By Khumbo Chisi
At 439 deaths in every 100 000 live births, Malawi’s maternal mortality rate remains high.
However, there is a disparity between the realities of women dying from pregnancy-related complications and remedies currently in place.
For instance, while unsafe abortions causes about 18 percent of these deaths, Malawi retains one of the most restrictive abortion laws globally.
This pushes women and girls to seek unsafe abortion in fear of parental reaction, partners denying responsibility, economic struggles to raise the child, desire to continue with school, uneasiness to marry and religious expulsion .
According to the Penal Code, a woman can be jailed for three to 14 years for terminating a pregnancy except to preserve her life.
Regardless of this colonial law, Malawian women and girls still procure unsafe abortions. In effect, no religion or law has stopped them from procuring abortion when they so wished.
When a woman does not want to keep a pregnancy, she will do anything to terminate it
Besides, women who seek abortions come from all sectors of life—rural and urban, educated and illiterate, religious or not, Muslims and Christians.
However, evidence shows secret abortions have deadly consequences on women and the nation.
Some of those who procure clandestine abortions seek post-abortion care in hospitals and most of them are adolescents.
This suggests that more women secretly undergo the life-threatening procedure, dying unnoticed if they do not seek medical help.
The fear of being jailed drives women to desperately conceal or self-manage complications of backstreet abortion instead of seeking medical assistance.
Due to stigma, women who abort hardly disclose their complications, making it difficult to get timely medical help.
Even those who disclose get to the nearest hospital when their wombs are extensively damaged or infected—often too late to save their lives.
This is why unsafe abortion remains one of the top five killers of pregnant women in Malawi.
In 2009, a Ministry of Health study showed that government spends up to K300 million on post-abortion care.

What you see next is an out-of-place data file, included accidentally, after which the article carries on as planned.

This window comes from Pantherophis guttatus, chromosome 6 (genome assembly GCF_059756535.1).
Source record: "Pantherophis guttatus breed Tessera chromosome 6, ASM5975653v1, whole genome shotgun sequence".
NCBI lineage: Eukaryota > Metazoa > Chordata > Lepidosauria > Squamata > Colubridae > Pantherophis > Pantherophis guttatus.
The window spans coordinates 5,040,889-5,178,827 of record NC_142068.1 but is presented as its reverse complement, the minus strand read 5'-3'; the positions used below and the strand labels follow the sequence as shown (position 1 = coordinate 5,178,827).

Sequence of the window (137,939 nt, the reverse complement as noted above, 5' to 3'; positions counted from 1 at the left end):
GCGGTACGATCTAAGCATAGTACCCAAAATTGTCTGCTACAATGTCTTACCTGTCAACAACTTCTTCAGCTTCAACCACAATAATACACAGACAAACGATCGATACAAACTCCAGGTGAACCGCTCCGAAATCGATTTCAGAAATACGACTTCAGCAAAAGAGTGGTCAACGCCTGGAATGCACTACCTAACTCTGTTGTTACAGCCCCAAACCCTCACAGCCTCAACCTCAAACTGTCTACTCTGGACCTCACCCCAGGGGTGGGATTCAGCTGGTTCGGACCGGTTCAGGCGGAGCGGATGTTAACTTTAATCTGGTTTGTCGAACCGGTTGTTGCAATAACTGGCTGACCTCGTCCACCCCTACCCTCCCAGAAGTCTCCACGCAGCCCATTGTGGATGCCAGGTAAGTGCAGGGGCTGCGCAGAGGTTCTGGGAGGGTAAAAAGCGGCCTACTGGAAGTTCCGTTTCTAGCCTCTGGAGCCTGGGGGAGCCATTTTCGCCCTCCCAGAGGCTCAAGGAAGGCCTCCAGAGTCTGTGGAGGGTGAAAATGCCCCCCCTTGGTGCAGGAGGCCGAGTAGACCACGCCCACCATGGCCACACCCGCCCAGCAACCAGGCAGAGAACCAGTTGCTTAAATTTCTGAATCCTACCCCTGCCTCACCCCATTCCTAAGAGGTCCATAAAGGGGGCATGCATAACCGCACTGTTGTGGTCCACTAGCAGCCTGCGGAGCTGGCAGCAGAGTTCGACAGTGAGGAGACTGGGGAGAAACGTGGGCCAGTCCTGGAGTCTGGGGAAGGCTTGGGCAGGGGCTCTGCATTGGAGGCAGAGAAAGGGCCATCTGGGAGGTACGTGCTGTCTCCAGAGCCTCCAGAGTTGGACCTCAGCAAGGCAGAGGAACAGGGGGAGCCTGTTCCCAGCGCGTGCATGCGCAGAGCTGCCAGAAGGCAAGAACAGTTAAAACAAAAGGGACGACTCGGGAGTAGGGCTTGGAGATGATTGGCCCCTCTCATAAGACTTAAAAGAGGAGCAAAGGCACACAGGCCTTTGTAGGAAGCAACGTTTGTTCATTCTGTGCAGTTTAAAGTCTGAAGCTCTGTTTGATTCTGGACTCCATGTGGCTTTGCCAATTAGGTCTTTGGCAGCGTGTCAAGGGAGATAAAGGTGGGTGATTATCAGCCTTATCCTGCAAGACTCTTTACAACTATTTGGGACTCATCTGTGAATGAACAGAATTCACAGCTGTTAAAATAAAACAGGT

Yet evidence shows that the neglected killer affects poor women in rural areas worse than their wealthy urban counterparts who easily access safe abortion in private clinics.
This deadly divide persists although Malawi signed the Convention on the Elimination of all Forms of Discrimination against Women (Cedaw) adopted at the United Nations General Assembly in 1979.
In 2006, the Cedaw Committee expressed alarm at “the persistent high maternal mortality rate, particularly the number of deaths resulting from unsafe abortions, high fertility rates and inadequate family planning services, especially in rural areas, low rates of contraceptive use and lack of sex education.”
The core rights issues in reproductive health are the ability of women to make decisions over their lives, such as determining when to start a family, its size, and the interval between children. These rights entail that women should be able to make decisions about reproduction free of discrimination, coercion and violence.
So far, Malawi has failed to meet the Cedaw Committee’s call on “the State party to integrate a gender perspective in all health sector reforms, while also ensuring that women’s sexual and reproductive health needs are adequately addressed”.
Government should create an enabling environment for health workers to provide safe abortions.
Liberalising the country’s restrictive abortion laws will enable both poor and rich women to access safe abortion.
A proposed law to be tabled in Parliament this month seeks to permit health centres with midwives to safely terminate pregnancies in the first 13 weeks.
If the Bill passes, health centres that provide basic emergency obstetric care may also provide manual vacuum aspiration. Clients in the second trimester of pregnancy shall be referred to hospitals.
Similarly, first trimester women seeking abortion on medical grounds or any other considerations stipulated in the Bill shall be referred to the hospital for expert assessments.
Additionally, community, district and central hospitals will perform all types of terminations of pregnancy using both medical and surgical means.